Thus, egg competency at the time of egg retrieval will ultimately determine the ability to generate competent embryos for embryo transfer. By the time the egg is extracted, the “die has been cast” What this means is that aside from the woman’s age – which influences the percentage of her eggs that will have the potential to develop into euploid mature (MII) eggs following hormonal stimulation – the only manner by which we as IVF physicians can influence egg quality is by applying an individualized approach to ovarian stimulation. Without such an approach, egg development will often be compromised (especially in older women, in those with PCOS, and in women with DOR). The subsequent implementation of the “trigger shot” would thereupon be much more likely to cause disorderly rearrangement of egg chromosomes, leading to a greater likelihood of egg /embryo aneuploidy.
Today, through the use of full embryo chromosomal. preimplantation genetic screening-(PGS) we can identify “competent”, euploid embryos for selective transfer. The use of this technique is both diagnostic (in that it allows us to determine whether the cause of IVF failure is embryo incompetence or an implantation issue) and therapeutic (in that we can thereupon selectively transfer up to two embryos at a time and achieve better than a 60% pregnancy rate while keeping the early miscarriage rate well below 10% and virtually eliminating the chance of high-order multiples (triplets or greater). PGS embryo selection is of special relevance and value in cases of older women or those with DOR for whom “Staggered IVF” with embryo banking is of particular value (see elsewhere on this blog).
Dysfunctional or Failed Implantation
Endometrial thickness: We previously have published that an ideal endometrium measures at least 8mm (and preferably >9mm) in thickness at the time of maximal estrogen stimulation and that failure to achieve this goal, commonly leads to failed implantation. We subsequently reported on the fact that in many such cases, if appropriately administered prior to egg retrieval and/or before the initiation of progesterone therapy, vaginal sildenafil (Viagra) by improving uterine blood flow can within 48-72 hours cause a significant improvement in endometrial growth.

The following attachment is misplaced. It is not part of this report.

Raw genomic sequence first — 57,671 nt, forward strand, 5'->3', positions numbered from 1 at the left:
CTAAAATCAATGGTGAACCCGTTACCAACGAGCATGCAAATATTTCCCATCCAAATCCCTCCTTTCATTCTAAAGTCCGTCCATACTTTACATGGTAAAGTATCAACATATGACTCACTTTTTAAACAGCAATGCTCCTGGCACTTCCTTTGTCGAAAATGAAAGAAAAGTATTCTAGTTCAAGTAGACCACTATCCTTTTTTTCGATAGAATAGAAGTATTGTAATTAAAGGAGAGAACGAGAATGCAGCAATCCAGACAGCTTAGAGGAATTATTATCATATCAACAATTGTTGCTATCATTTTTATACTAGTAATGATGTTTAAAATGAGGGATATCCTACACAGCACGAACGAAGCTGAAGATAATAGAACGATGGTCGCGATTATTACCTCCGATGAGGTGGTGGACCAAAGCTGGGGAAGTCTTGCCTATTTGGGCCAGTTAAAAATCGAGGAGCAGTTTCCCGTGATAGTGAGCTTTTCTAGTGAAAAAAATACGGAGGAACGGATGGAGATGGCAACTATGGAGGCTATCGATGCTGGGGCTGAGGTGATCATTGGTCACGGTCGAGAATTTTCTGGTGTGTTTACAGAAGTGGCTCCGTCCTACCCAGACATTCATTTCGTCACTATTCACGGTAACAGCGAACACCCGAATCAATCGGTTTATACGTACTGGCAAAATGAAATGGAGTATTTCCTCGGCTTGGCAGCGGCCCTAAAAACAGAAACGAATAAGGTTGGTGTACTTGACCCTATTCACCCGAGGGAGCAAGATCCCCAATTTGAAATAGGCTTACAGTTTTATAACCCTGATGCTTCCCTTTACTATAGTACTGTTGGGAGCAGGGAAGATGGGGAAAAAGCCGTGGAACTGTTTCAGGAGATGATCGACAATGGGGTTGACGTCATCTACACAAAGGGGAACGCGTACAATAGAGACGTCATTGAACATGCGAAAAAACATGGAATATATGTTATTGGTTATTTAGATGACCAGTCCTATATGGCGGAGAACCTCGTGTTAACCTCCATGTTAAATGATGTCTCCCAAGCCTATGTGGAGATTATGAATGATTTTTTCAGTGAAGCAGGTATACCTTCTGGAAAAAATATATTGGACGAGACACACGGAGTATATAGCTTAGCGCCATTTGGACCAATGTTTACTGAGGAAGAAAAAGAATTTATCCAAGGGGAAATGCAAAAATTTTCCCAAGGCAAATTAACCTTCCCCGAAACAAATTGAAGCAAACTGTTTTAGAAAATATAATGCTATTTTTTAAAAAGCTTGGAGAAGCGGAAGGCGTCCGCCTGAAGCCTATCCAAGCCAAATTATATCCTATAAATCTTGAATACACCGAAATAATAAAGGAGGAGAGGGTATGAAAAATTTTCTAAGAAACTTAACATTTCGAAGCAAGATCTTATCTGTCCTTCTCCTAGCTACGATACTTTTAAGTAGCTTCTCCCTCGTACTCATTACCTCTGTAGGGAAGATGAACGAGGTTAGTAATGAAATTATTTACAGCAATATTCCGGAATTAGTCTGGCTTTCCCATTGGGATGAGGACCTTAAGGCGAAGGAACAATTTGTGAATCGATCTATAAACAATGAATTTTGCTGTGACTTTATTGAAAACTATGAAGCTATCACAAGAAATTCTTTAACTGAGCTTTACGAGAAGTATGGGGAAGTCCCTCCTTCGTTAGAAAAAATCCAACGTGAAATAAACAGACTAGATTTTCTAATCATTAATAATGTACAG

Uterine surface lesions: We have also pointed to the importance of excluding the existence of surface lesions that protrude into the uterine cavity (polyps, fibroid tumors or scarring) as they can, by creating an adverse uterine environment, lead to failed implantation. Only a hysteroscopy or a sonohysterogram (saline ultrasound) can diagnose the latter which needs to be treated surgically before embarking on IVF. A dye-X-ray or hysterosalpingogram (HSG) is too inaccurate to accomplish this.
Immunologic factors: Then there is the ever-important (albeit commonly overlooked) issue of immunologic implantation dysfunction (IID) that should always be looked for and addressed in cases of unexplained or repeated IVF failure. Frankly, since IID will rarely occur in the absence of uterine natural killer cell activation (NKa) and most of my IVF patients come to see me because of unexplained prior repeat failures in I test almost everyone initially for Nka. If the test result comes back positive, I expand immunologic testing to look for the underlying cause. This having been said, since selective immunotherapy with intralipid (IL)/steroids/ Lovenox is so often successful in reversing the IID it is in my opinion important to always have a high index of suspicion regarding the possibility that IVF failure could be due to IID.